Many Japanese companies are currently working on developing robots that can be used for jobs that are traditionally given to people.
The robots, however, will not be replacing current workers – they will be used to fill the gap of the generation of Japanese workers entering retirement.
At the moment, more than 25% of Japan’s population is over the age of 65, with the figure expected to reach 40% in 40 years’ time.
As automation has not been as easily integrated into construction as many other industries, companies may struggle without the workforce.
Many companies have developed robots, or are in the process of doing so, but few have deployed them.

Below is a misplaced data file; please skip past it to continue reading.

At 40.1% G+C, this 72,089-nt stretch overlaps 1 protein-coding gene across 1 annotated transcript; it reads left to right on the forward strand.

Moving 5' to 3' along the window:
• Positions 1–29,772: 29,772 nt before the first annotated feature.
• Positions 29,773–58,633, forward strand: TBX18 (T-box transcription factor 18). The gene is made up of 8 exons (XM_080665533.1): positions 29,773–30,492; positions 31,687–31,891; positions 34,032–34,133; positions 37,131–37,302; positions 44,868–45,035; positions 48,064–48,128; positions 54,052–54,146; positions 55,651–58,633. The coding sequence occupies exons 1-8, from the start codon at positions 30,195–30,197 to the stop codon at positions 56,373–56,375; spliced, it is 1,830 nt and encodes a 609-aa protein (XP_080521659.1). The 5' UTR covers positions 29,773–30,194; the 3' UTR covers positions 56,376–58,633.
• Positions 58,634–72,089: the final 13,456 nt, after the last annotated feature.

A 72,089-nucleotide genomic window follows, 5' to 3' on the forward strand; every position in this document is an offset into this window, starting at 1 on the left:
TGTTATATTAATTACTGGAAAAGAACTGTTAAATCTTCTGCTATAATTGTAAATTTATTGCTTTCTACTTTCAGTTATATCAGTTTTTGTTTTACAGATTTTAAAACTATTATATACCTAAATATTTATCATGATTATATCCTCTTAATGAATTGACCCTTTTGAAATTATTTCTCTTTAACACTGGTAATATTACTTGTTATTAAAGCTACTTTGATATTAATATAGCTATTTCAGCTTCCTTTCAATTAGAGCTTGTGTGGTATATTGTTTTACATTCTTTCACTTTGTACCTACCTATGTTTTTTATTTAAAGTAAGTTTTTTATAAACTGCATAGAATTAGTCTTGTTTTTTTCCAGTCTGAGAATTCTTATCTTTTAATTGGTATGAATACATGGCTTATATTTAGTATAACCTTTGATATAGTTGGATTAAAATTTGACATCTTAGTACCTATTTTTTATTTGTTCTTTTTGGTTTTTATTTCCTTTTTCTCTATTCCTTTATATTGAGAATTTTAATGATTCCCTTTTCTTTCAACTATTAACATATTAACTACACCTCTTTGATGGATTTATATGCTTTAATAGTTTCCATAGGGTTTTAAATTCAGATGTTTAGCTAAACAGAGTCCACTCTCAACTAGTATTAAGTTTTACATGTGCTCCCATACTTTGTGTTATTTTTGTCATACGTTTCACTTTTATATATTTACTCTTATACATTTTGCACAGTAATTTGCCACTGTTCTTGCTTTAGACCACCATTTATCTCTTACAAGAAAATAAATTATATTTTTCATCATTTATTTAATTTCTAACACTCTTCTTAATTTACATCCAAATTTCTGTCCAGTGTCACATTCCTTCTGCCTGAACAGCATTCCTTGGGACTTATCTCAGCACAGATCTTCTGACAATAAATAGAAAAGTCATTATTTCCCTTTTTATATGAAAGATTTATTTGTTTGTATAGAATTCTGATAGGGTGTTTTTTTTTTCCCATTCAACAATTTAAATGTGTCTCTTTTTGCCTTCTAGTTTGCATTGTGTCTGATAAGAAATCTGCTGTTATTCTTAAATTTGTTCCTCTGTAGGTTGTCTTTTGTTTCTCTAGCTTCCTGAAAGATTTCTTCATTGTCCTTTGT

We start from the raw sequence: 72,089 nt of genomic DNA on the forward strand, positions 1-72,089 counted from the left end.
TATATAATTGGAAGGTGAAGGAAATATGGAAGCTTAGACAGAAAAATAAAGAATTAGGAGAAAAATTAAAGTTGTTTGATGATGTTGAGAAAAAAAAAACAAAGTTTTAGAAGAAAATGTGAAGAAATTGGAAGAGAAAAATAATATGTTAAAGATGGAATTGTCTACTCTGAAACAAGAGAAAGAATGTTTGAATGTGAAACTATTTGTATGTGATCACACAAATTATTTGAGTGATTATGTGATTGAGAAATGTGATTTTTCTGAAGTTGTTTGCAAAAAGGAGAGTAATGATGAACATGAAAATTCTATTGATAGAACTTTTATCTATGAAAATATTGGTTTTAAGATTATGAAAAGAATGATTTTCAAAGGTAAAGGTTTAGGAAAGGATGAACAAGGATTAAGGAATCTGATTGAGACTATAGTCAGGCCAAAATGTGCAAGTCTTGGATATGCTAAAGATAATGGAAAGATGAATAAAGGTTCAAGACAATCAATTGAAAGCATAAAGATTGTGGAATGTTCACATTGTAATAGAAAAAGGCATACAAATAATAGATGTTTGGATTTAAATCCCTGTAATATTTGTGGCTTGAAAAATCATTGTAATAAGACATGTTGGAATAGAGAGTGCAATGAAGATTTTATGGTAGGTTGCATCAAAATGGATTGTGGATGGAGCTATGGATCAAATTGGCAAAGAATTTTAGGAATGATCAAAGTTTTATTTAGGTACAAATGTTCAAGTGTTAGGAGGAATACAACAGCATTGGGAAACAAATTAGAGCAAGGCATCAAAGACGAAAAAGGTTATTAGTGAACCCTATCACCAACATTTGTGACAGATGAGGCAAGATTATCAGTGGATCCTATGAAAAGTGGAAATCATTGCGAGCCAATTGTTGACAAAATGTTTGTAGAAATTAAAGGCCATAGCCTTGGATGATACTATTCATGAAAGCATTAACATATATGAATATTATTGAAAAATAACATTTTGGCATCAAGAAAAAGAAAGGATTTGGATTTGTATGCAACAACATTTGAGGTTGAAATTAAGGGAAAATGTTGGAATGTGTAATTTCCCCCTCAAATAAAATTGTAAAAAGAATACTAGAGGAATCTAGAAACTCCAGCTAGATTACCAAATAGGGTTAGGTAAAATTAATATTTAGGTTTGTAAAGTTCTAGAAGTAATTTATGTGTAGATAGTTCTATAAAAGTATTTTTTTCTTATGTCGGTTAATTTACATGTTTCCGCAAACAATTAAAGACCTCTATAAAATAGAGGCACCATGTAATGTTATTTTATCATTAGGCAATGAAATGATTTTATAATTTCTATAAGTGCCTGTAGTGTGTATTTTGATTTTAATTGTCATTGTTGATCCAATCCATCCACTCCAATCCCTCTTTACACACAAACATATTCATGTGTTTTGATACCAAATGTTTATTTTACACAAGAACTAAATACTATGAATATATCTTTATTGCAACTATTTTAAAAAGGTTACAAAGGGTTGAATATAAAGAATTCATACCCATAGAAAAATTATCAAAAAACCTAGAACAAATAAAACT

Shimizu, the architectural and contracting company, is ready to trial three different autonomous construction robots.
One of the robots is a carrier, designed to travel and lift materials as well as avoid obstacles.
The second technology features a robotic arm and lasers, used to determine welding options on steel columns.
The final robots is a multi-purpose devices used for construction works on ceiling and floors.
Shimizu claims that the robots will be able to work alongside people, creating a “next-generation production system in which robots and humans will collaborate”.